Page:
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see HUBB PUB thread.......Wabash Blues for the HU and http://youtu.be/ue_jj5i6A2E

Last edited by xfiltrate; 5 Dec 2013 at 17:29.
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  #9  
Old 13 Dec 2013
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Quote:
Originally Posted by motoreiter View Post
Honestly I think you can have a much better riding experience in the US, especially the Western US, than riding Route 66, 99% of which is paved over, gone, runs through flat boring terrain, etc. (I grew up less than a mile from Route 66, or what used to be Route 66, in Missouri).

From Dallas you are relatively close to some great riding in Colorado, New Mexico, Utah, Arizona, etc., and a bit further afield to California, Idaho, Oregon, Washington, etc. Not sure if you've been to those places, but there are plenty of beautiful national parks, cool little towns, beautiful roads, etc. There are a few interesting bits of Route 66 left, for instance around Tucumcari, NM and Kingman, AZ, and you can hit those for something of the Route 66 experience.
I will second what Motoreiter said. Buy a cheap but reliable Honda CB450sc(I own one) with good tires for around $1000 and sell it at the end. Do a loop riding west/north to Utah then straight up to Montana. If you have the time and budget, go up to Banff then to Vancouver(in Canada) and head south to San Fran on hwy. 101. That's my dream trip.
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  #10  
Old 22 Dec 2013
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Quote:
Originally Posted by motoreiter View Post
Honestly I think you can have a much better riding experience in the US, especially the Western US, than riding Route 66, 99% of which is paved over, gone, runs through flat boring terrain, etc. (I grew up less than a mile from Route 66, or what used to be Route 66, in Missouri).

From Dallas you are relatively close to some great riding in Colorado, New Mexico, Utah, Arizona, etc., and a bit further afield to California, Idaho, Oregon, Washington, etc. Not sure if you've been to those places, but there are plenty of beautiful national parks, cool little towns, beautiful roads, etc. There are a few interesting bits of Route 66 left, for instance around Tucumcari, NM and Kingman, AZ, and you can hit those for something of the Route 66 experience.
I have to agree with Motoreiter, I did CA R66 this summer and I was planning on doing all but I aborted the mission because it a little too hot and not as exiting as a thought. I end up taking I-15 up to Utah and then east to Colorado. I Still end up in Chicago and I had a great time visiting national parks and having cooler weather.
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  #11  
Old 24 Dec 2013
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No

Yes there are many beautiful roads in the USA ,, but
Route 66 is an homage to motorcycle ride ,, to John Steinbeck,,,, to Americana.
Many towns ,, I found them very nostalgic.
As a biker it is a road to Mecca ,, place to lay eggs for Galapagos turtle.
It was a very meaningful ride for me ,,
Same as those amazing mountain passes in Northern Asia.
I highly recommend doing the 66. Not many have done it.
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  #12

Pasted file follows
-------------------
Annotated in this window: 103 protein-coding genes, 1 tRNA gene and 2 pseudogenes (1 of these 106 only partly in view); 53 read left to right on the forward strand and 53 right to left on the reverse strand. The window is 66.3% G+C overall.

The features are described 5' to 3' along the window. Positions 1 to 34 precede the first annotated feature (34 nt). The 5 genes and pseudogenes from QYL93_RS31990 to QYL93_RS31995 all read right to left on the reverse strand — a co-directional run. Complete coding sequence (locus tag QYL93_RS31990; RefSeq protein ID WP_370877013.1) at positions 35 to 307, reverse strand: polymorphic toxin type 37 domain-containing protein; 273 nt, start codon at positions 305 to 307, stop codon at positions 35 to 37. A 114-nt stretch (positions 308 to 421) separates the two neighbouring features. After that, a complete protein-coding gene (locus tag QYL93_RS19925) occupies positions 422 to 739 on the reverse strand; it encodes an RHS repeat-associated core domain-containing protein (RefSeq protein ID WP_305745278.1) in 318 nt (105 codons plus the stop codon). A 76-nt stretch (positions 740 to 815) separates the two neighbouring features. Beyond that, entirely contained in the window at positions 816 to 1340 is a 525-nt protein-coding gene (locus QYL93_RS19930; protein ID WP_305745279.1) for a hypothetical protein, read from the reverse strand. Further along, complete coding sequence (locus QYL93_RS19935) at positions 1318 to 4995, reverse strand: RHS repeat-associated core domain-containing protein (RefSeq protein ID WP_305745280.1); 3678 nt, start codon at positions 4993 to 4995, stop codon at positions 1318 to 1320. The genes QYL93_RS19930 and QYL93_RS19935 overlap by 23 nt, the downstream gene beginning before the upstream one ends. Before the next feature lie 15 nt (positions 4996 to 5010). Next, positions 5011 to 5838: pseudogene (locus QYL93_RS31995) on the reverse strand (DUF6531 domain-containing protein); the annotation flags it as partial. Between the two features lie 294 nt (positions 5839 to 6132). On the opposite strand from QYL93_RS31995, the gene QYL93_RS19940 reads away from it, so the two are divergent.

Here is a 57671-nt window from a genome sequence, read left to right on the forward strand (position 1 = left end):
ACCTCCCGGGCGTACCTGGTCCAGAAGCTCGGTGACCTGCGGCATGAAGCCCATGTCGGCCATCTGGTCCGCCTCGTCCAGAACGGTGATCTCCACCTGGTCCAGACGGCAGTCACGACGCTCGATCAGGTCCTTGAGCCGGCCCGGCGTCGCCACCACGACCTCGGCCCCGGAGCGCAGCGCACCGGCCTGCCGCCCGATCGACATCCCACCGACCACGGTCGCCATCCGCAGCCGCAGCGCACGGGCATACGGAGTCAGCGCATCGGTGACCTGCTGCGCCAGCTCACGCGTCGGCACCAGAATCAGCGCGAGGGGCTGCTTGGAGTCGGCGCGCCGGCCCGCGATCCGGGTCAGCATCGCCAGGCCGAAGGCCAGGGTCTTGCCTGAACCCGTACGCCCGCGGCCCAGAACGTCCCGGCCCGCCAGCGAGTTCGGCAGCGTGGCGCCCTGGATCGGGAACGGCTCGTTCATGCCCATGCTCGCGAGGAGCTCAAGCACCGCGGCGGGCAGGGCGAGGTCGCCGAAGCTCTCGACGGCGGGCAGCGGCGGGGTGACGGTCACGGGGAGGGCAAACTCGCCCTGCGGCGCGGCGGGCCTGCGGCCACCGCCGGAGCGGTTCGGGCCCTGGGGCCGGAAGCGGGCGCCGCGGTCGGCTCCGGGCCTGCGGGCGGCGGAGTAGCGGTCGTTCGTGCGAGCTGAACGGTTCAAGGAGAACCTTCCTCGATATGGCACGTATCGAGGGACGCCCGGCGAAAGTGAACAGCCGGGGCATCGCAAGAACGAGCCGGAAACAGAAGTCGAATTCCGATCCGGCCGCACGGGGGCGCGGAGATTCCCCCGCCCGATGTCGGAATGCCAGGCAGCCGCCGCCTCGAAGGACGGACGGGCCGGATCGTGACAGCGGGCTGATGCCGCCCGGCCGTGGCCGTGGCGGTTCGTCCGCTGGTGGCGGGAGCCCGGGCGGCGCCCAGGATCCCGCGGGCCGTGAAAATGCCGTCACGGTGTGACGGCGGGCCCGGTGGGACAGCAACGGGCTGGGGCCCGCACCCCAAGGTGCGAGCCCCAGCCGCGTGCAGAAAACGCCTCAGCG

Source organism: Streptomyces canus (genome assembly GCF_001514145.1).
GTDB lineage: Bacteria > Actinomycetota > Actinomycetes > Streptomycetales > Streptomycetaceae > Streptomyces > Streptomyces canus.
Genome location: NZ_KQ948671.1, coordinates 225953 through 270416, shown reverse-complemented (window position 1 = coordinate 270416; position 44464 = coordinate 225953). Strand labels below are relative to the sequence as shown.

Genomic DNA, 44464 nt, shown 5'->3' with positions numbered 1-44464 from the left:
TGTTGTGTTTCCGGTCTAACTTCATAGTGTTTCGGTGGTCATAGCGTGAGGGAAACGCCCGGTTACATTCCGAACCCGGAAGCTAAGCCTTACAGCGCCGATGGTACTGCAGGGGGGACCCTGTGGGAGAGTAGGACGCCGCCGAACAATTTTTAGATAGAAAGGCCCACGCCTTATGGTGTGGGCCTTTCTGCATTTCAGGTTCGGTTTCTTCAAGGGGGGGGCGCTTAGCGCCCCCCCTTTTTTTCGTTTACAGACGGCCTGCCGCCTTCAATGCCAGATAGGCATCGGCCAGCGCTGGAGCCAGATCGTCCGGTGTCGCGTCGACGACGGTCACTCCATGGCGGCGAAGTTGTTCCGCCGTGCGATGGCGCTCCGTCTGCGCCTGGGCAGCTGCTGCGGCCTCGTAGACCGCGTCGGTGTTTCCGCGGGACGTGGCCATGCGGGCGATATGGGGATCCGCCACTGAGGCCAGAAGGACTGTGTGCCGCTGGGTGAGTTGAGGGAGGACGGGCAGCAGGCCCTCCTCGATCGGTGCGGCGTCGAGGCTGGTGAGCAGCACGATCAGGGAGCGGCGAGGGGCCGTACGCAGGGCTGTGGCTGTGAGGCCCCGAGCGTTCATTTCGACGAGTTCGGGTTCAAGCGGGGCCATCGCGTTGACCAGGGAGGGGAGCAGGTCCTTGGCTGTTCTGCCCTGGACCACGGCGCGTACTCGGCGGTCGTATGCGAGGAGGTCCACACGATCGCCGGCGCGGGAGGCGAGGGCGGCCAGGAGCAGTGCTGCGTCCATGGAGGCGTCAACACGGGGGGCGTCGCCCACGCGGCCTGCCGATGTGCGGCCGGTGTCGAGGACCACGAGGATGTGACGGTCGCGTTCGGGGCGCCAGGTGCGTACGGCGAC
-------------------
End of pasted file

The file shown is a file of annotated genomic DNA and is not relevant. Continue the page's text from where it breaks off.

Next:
Old 6 Jan 2014
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Hey, thankyou so much everyone some great advice cant wait to get out there. The zoo club sounds great. Buying a cheap bike may be the way to go. Cheers folks
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  #13  
Old 13 Jan 2014
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Hi Maggie,My wife and myself live and work in Mesa Verde National Park,Co.(Four corners area)We are both avid motorcycle riders.Within 4-6 hrs. you can reach the Grand Canyon,,Arches,Zion,Bryce Canyon,Lake Powell,Lake Mead,Hoover Dam,Colorado National Monument,Dinosaur National Monument,Rocky Mountain National Park ETC.ETC.If you happen to be in the area on your RT.66 travels, look us up.No prob.with pitching a tent in our back yard.CHEERS....
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  #14  
Old 26 Jan 2014
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Route 66

I rode Route 66 several years ago and posted on the forum.Link below:
Route 66 - ADVrider

Many things are disappearing comparing what I rode and saw 20 years ago. Look through my link to wet your appetite. There are a lot of unique things to see. When I first rode 66,signage was non existant.Half the time I was back tracking to the right road. Recently Illinois and Missouri have put up good signs. Other states have decent signage too. The route changed over the years.Many times you come to an intersection pointing Route 66 different directions for different years. Usually they are short sections.

There are many great places to visit in the USA. And I've seen a lot of them. But as Seoul Joe points out,Route 66 is legendary.See it before it's gone.

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  #15  
Old 26 Jan 2014
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I agree, RT 66 is way overrated and hardly worth it.

With so many great national parks, great roads and a fantastic climate in June/July, go to the National Parks, Bryce, Moab, Rockies, Grand Canyon, Yellowstone, the California Coast, Yosemite etc.

Lookat EagleRider, each franchise in a major city is usually associated with a motorcycle dealer, and you can rent a Harley Davdison (not recommended but whatever floats your boat), BMW, or Triumph. You can rent it oneway too, and pay a drop fee, then fly back, or do a huge loop.

The advantage with EaglerRider is all the dealers, regardless of make of bike, support the program, should you have an issue, they will respond, pick up and replace the bike, good piece of mind. They also tend to be well mainatained bikes usually less than 2 years old.

I would look at getting a BMW 800GS, 1200GS, Triumph Tiger 800/XC or 1200 Tiger, with bags, and get a nice tent/waterproof duffle, GPS and hit the road with a good atlas of the states parks, camping and secondary roads. Just be prepared for cold nights in the mountains.

Or, as above say, buy a nice Japanese used bike and get some new rubber, service it and go,,,far cheaper. Sell or trade in at dealer when done.